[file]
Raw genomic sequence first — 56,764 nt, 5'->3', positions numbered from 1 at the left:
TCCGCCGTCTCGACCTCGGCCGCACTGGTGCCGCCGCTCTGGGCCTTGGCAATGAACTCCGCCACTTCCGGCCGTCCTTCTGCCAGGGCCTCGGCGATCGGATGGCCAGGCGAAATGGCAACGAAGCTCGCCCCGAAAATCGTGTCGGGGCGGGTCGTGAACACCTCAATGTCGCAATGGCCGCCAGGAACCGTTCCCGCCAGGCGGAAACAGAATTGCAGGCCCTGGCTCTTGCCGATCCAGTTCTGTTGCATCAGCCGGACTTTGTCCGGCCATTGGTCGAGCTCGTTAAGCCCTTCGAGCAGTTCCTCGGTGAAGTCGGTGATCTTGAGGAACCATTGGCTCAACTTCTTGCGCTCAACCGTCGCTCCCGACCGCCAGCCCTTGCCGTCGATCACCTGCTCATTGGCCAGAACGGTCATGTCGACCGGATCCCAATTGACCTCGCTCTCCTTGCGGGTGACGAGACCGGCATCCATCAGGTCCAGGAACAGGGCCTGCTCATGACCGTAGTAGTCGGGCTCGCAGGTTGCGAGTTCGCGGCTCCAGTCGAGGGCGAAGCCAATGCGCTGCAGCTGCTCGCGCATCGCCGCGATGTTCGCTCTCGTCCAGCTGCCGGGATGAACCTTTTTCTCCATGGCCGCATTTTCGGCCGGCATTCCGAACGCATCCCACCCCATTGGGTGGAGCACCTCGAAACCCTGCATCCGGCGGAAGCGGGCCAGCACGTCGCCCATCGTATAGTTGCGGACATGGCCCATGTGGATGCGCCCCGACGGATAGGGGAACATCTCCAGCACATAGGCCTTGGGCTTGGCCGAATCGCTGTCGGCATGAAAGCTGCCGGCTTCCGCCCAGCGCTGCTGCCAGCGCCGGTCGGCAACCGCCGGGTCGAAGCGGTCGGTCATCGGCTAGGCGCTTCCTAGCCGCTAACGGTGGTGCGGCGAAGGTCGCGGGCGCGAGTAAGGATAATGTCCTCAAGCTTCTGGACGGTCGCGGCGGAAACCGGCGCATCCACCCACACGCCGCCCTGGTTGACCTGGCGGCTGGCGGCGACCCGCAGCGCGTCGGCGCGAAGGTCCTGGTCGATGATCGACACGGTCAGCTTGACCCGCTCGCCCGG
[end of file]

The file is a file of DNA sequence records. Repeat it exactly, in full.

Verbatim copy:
Raw genomic sequence first — 56,764 nt, 5'->3', positions numbered from 1 at the left:
TCCGCCGTCTCGACCTCGGCCGCACTGGTGCCGCCGCTCTGGGCCTTGGCAATGAACTCCGCCACTTCCGGCCGTCCTTCTGCCAGGGCCTCGGCGATCGGATGGCCAGGCGAAATGGCAACGAAGCTCGCCCCGAAAATCGTGTCGGGGCGGGTCGTGAACACCTCAATGTCGCAATGGCCGCCAGGAACCGTTCCCGCCAGGCGGAAACAGAATTGCAGGCCCTGGCTCTTGCCGATCCAGTTCTGTTGCATCAGCCGGACTTTGTCCGGCCATTGGTCGAGCTCGTTAAGCCCTTCGAGCAGTTCCTCGGTGAAGTCGGTGATCTTGAGGAACCATTGGCTCAACTTCTTGCGCTCAACCGTCGCTCCCGACCGCCAGCCCTTGCCGTCGATCACCTGCTCATTGGCCAGAACGGTCATGTCGACCGGATCCCAATTGACCTCGCTCTCCTTGCGGGTGACGAGACCGGCATCCATCAGGTCCAGGAACAGGGCCTGCTCATGACCGTAGTAGTCGGGCTCGCAGGTTGCGAGTTCGCGGCTCCAGTCGAGGGCGAAGCCAATGCGCTGCAGCTGCTCGCGCATCGCCGCGATGTTCGCTCTCGTCCAGCTGCCGGGATGAACCTTTTTCTCCATGGCCGCATTTTCGGCCGGCATTCCGAACGCATCCCACCCCATTGGGTGGAGCACCTCGAAACCCTGCATCCGGCGGAAGCGGGCCAGCACGTCGCCCATCGTATAGTTGCGGACATGGCCCATGTGGATGCGCCCCGACGGATAGGGGAACATCTCCAGCACATAGGCCTTGGGCTTGGCCGAATCGCTGTCGGCATGAAAGCTGCCGGCTTCCGCCCAGCGCTGCTGCCAGCGCCGGTCGGCAACCGCCGGGTCGAAGCGGTCGGTCATCGGCTAGGCGCTTCCTAGCCGCTAACGGTGGTGCGGCGAAGGTCGCGGGCGCGAGTAAGGATAATGTCCTCAAGCTTCTGGACGGTCGCGGCGGAAACCGGCGCATCCACCCACACGCCGCCCTGGTTGACCTGGCGGCTGGCGGCGACCCGCAGCGCGTCGGCGCGAAGGTCCTGGTCGATGATCGACACGGTCAGCTTGACCCGCTCGCCCGG